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  • 1
    Publication Date: 2012-11-23
    Description: Hyperconnectivity of neuronal circuits due to increased synaptic protein synthesis is thought to cause autism spectrum disorders (ASDs). The mammalian target of rapamycin (mTOR) is strongly implicated in ASDs by means of upstream signalling; however, downstream regulatory mechanisms are ill-defined. Here we show that knockout of the eukaryotic translation initiation factor 4E-binding protein 2 (4E-BP2)-an eIF4E repressor downstream of mTOR-or eIF4E overexpression leads to increased translation of neuroligins, which are postsynaptic proteins that are causally linked to ASDs. Mice that have the gene encoding 4E-BP2 (Eif4ebp2) knocked out exhibit an increased ratio of excitatory to inhibitory synaptic inputs and autistic-like behaviours (that is, social interaction deficits, altered communication and repetitive/stereotyped behaviours). Pharmacological inhibition of eIF4E activity or normalization of neuroligin 1, but not neuroligin 2, protein levels restores the normal excitation/inhibition ratio and rectifies the social behaviour deficits. Thus, translational control by eIF4E regulates the synthesis of neuroligins, maintaining the excitation-to-inhibition balance, and its dysregulation engenders ASD-like phenotypes.〈br /〉〈br /〉〈a href="https://www.ncbi.nlm.nih.gov/pmc/articles/PMC4133997/" target="_blank"〉〈img src="https://static.pubmed.gov/portal/portal3rc.fcgi/4089621/img/3977009" border="0"〉〈/a〉   〈a href="https://www.ncbi.nlm.nih.gov/pmc/articles/PMC4133997/" target="_blank"〉This paper as free author manuscript - peer-reviewed and accepted for publication〈/a〉〈br /〉〈br /〉〈span class="detail_caption"〉Notes: 〈/span〉Gkogkas, Christos G -- Khoutorsky, Arkady -- Ran, Israeli -- Rampakakis, Emmanouil -- Nevarko, Tatiana -- Weatherill, Daniel B -- Vasuta, Cristina -- Yee, Stephanie -- Truitt, Morgan -- Dallaire, Paul -- Major, Francois -- Lasko, Paul -- Ruggero, Davide -- Nader, Karim -- Lacaille, Jean-Claude -- Sonenberg, Nahum -- MOP-10848/Canadian Institutes of Health Research/Canada -- MOP-114994/Canadian Institutes of Health Research/Canada -- MOP-44050/Canadian Institutes of Health Research/Canada -- MOP-93679/Canadian Institutes of Health Research/Canada -- R01 CA140456/CA/NCI NIH HHS/ -- R01 CA154916/CA/NCI NIH HHS/ -- R01 GM088813/GM/NIGMS NIH HHS/ -- England -- Nature. 2013 Jan 17;493(7432):371-7. doi: 10.1038/nature11628. Epub 2012 Nov 21.〈br /〉〈span class="detail_caption"〉Author address: 〈/span〉Department of Biochemistry & Goodman Cancer Research Centre, McGill University, Montreal, Quebec H3A 1A3, Canada.〈br /〉〈span class="detail_caption"〉Record origin:〈/span〉 〈a href="http://www.ncbi.nlm.nih.gov/pubmed/23172145" target="_blank"〉PubMed〈/a〉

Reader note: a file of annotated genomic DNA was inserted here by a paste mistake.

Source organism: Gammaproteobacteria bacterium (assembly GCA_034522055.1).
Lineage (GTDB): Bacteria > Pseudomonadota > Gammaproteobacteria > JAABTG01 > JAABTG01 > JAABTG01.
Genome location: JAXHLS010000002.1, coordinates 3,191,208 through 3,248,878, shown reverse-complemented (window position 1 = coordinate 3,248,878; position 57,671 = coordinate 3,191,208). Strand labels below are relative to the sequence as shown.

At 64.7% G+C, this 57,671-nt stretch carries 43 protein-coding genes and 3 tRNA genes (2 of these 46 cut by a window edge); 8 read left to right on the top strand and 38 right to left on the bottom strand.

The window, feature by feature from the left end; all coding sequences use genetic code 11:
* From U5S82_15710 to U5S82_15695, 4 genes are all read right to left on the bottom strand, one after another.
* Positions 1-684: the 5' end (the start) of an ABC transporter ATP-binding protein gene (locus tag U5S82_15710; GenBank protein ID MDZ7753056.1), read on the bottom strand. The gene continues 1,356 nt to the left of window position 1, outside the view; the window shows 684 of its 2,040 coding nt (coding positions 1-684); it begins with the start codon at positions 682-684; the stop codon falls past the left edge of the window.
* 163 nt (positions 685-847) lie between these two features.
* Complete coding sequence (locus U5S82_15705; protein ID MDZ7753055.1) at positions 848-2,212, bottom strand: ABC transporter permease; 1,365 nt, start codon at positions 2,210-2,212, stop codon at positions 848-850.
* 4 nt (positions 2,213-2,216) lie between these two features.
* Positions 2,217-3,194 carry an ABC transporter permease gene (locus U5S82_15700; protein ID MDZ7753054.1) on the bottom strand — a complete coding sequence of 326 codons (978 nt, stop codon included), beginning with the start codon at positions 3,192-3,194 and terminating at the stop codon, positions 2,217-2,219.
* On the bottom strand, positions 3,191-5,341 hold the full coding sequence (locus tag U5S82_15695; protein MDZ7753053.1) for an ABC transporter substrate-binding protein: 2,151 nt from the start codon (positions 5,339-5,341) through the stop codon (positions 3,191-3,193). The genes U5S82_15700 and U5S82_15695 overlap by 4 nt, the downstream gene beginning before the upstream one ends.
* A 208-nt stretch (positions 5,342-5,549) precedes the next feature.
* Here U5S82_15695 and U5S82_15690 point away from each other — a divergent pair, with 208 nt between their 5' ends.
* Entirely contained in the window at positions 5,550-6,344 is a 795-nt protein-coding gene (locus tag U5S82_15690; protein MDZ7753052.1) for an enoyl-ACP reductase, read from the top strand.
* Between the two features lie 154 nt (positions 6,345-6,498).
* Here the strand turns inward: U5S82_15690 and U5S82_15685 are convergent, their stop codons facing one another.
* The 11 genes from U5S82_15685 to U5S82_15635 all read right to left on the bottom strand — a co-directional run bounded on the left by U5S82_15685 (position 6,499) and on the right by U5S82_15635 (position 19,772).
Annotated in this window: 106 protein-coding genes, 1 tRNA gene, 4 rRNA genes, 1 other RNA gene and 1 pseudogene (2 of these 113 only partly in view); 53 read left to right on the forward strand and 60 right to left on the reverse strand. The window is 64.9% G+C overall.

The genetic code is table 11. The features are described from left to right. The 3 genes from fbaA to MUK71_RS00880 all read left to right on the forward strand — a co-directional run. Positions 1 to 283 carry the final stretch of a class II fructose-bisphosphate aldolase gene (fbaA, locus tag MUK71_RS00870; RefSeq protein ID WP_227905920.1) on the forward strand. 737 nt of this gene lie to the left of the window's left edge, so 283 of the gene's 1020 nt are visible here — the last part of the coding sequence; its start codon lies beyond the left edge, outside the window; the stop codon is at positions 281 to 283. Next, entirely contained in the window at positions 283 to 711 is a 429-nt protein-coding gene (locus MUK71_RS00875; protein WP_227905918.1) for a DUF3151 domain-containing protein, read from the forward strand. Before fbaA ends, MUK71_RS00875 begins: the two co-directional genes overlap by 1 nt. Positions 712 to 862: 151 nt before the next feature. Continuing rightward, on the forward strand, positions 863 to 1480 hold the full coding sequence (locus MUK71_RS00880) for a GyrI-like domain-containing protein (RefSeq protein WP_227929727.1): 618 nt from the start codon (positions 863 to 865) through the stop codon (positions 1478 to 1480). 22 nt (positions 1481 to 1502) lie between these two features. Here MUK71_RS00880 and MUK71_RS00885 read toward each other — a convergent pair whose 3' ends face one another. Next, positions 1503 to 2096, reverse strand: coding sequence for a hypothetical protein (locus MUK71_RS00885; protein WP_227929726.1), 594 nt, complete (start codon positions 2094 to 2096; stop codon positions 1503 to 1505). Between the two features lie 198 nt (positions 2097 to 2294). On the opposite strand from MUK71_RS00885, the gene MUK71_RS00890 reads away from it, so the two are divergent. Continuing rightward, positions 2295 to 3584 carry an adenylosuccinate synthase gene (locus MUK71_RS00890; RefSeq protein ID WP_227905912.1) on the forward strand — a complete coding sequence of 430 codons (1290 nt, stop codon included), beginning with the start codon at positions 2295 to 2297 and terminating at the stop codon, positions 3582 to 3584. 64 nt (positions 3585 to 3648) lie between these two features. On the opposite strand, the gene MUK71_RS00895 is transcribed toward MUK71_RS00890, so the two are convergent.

Keywords: Animals ; Autistic Disorder/*genetics/*physiopathology ; Cell Adhesion Molecules, Neuronal/genetics/metabolism ; Eukaryotic Initiation Factor-4E/antagonists & inhibitors/*metabolism ; Eukaryotic Initiation Factors/deficiency/genetics/metabolism ; Male ; Mice ; Mice, Knockout ; Phenotype ; *Protein Biosynthesis ; Synapses/metabolism
    Print ISSN: 0028-0836
    Electronic ISSN: 1476-4687
    Topics: Biology , Chemistry and Pharmacology , Medicine , Natural Sciences in General , Physics
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  • 2
    Publication Date: 2012-03-01